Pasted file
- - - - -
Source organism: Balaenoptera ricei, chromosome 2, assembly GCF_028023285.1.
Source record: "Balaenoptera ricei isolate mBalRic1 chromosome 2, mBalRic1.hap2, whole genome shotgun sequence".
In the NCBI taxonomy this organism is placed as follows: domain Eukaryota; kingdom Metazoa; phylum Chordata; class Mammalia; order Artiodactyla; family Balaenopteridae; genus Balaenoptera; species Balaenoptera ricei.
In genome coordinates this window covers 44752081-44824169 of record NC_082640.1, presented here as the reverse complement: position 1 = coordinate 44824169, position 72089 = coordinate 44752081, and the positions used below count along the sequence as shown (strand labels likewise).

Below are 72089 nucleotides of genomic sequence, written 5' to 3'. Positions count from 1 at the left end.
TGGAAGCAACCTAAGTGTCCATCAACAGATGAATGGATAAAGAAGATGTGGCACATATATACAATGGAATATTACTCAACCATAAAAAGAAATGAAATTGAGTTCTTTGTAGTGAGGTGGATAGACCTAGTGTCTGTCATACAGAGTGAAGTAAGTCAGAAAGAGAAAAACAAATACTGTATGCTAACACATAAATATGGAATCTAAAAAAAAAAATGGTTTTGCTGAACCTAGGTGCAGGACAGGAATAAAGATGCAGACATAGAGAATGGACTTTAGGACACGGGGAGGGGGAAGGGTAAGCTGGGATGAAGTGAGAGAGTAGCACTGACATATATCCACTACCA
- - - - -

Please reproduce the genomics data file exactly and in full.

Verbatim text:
Source organism: Balaenoptera ricei, chromosome 2, assembly GCF_028023285.1.
Source record: "Balaenoptera ricei isolate mBalRic1 chromosome 2, mBalRic1.hap2, whole genome shotgun sequence".
In the NCBI taxonomy this organism is placed as follows: domain Eukaryota; kingdom Metazoa; phylum Chordata; class Mammalia; order Artiodactyla; family Balaenopteridae; genus Balaenoptera; species Balaenoptera ricei.
In genome coordinates this window covers 44752081-44824169 of record NC_082640.1, presented here as the reverse complement: position 1 = coordinate 44824169, position 72089 = coordinate 44752081, and the positions used below count along the sequence as shown (strand labels likewise).

Below are 72089 nucleotides of genomic sequence, written 5' to 3'. Positions count from 1 at the left end.
TGGAAGCAACCTAAGTGTCCATCAACAGATGAATGGATAAAGAAGATGTGGCACATATATACAATGGAATATTACTCAACCATAAAAAGAAATGAAATTGAGTTCTTTGTAGTGAGGTGGATAGACCTAGTGTCTGTCATACAGAGTGAAGTAAGTCAGAAAGAGAAAAACAAATACTGTATGCTAACACATAAATATGGAATCTAAAAAAAAAAATGGTTTTGCTGAACCTAGGTGCAGGACAGGAATAAAGATGCAGACATAGAGAATGGACTTTAGGACACGGGGAGGGGGAAGGGTAAGCTGGGATGAAGTGAGAGAGTAGCACTGACATATATCCACTACCA